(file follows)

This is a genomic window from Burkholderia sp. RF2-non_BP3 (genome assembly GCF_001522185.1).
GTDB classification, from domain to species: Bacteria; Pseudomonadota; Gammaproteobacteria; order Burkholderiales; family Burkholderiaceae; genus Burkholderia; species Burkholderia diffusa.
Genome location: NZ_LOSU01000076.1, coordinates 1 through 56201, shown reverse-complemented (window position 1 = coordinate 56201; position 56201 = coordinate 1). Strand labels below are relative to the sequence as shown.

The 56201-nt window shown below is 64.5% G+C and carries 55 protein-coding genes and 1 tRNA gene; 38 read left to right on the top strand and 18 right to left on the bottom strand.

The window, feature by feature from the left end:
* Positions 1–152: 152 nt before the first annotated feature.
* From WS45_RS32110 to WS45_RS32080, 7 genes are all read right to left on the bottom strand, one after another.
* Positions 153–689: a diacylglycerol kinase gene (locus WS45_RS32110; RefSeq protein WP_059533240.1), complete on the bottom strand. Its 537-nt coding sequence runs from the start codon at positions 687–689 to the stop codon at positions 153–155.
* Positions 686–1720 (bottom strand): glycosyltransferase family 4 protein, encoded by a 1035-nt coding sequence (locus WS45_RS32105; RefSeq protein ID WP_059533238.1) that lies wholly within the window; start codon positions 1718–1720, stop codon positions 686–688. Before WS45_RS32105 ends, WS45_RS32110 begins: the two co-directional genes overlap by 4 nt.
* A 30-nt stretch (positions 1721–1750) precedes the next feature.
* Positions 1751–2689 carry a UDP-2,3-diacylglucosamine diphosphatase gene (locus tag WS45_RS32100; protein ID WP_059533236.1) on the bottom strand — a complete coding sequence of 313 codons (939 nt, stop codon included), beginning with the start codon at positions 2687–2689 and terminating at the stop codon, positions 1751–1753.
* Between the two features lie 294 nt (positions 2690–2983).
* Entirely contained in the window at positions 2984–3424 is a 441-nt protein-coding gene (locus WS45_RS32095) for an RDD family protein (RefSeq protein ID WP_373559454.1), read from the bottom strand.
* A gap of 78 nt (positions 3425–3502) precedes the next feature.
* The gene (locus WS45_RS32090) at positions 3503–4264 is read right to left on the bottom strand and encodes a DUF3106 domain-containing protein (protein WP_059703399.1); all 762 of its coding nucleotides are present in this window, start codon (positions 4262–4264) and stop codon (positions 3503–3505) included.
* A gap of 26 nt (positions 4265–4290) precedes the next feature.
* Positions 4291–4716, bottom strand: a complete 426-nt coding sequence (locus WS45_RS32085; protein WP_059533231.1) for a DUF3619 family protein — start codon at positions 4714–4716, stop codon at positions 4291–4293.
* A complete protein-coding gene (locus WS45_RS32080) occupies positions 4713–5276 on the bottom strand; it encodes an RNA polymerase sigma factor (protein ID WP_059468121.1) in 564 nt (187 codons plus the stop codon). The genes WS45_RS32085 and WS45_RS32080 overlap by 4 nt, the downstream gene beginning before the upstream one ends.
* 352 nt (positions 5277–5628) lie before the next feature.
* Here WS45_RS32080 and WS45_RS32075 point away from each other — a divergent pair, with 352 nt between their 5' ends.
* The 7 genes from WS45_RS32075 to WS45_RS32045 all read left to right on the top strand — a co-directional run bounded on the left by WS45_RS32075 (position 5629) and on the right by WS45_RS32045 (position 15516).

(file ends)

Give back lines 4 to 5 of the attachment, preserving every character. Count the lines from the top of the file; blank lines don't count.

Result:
The 56201-nt window shown below is 64.5% G+C and carries 55 protein-coding genes and 1 tRNA gene; 38 read left to right on the top strand and 18 right to left on the bottom strand.

The window, feature by feature from the left end: